It is worth investing energy into nailing the synopsis. You always have the option to return and revise if things change, but having these plot points established since the very beginning will help you in the subsequent stages.

Stage 3: Start Small With Your Characters

Since you’ve begun extending your perspective on the plot, Ingermanson proposes shifting down a gear and painting your characters with wide brushstrokes.

This is the place where you recognize all the significant characters in your book, give them names, and spend some time and energy distinguishing them:

  • Inspirations – What provides acceleration to them to move forward?
  • Objectives – What are their goals?
  • Conflict – What stops them from accomplishing their objectives?
  • Revelation – How do they get an epiphany to overcome those conflicts?

Toward the end of this stage, you’ll have an idea of the significant players’ character arcs.

Stage 4: Expand Your Paragraph Into A Single Page

Ingermanson considers this stage to take a couple of hours, as you blow out each sentence of your one-passage synopsis (stage 2) into a full page. To form your story into blocks that are straightforward to compose, you can end each paragraph with what he calls a ‘calamity’ — which you may think as a significant “plot twist or a cliffhanger.”

Stage 5: Character Bibles And Character Abstracts

This is the main stage where you, the author, will deeply focus and get your hands filthy. Equipped with your short character outlines and your one-page plot, you will now make a one-page dossier for every significant character (and a half-page for the minor ones).

On the off chance that you need more direction, you can discover different online guides for fleshing out characters or download free character profile templates. By diving deep into your main characters’ backstories, you’ll probably find reasons why they may act with a specific goal in mind during your story.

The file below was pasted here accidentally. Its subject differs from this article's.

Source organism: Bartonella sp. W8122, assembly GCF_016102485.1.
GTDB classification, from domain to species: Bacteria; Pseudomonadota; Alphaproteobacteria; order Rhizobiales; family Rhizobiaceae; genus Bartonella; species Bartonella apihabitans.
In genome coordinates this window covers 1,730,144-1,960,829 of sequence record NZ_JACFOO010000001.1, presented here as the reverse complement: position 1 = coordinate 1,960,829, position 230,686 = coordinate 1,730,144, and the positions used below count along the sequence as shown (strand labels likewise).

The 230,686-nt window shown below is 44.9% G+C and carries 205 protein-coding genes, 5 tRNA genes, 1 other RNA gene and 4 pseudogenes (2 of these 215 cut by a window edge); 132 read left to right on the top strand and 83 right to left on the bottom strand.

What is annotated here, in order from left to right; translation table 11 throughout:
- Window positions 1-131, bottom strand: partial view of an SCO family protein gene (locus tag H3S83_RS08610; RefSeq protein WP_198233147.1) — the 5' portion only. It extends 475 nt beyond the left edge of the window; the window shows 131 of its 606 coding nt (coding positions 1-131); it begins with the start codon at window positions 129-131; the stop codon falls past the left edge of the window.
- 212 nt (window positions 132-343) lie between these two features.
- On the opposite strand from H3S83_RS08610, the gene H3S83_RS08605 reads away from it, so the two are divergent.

When your character bible is finished, then you can compose an abstract for each character. This includes sketching out each character’s journey through the novel.

This is maybe one of the most valuable factors of the snowflake method—particularly when you’re composing for plot-heavy genres, for instance, mystery or thriller. What a character knows at some random point in the book will factor intensely into whether the story ‘works.’

So we should assess the situation: you have a long summary, character bibles, and fleshed-out story outlines for each character. This leaves just one stage in your preparation.

Stage 6: Compose A Four-Page Summary And A Scene List

Recall how you extended each sentence of your short summary into passages to frame your long abstract? Here, you will viably do the same: taking each paragraph/section from the long outline and letting them breathe over a page each. Organically, you may get the desire to write descriptively; however, oppose that inclination and keep each sentence as firmly focused as before.

And then, finally, you’ll need to draft out a scene list, where you will detail precisely what will occur in each scene of your book.

Final Thoughts

Obviously, there’s considerably more to the process than what’s been listed above. But this blog is aimed at giving you a better understanding of the snowflake method, which will guide you in your journey in case you are still curious about how to become an author. On the off chance that you need to hear it directly from the source, you can always purchase and read Ingermanson’s book on the Snowflake Method.

Robyn Matthews started writing about technology when she was far too young and hasn't stopped. She spends most of his time obsessing over computer software and hardware, and loves talking about herself in third person.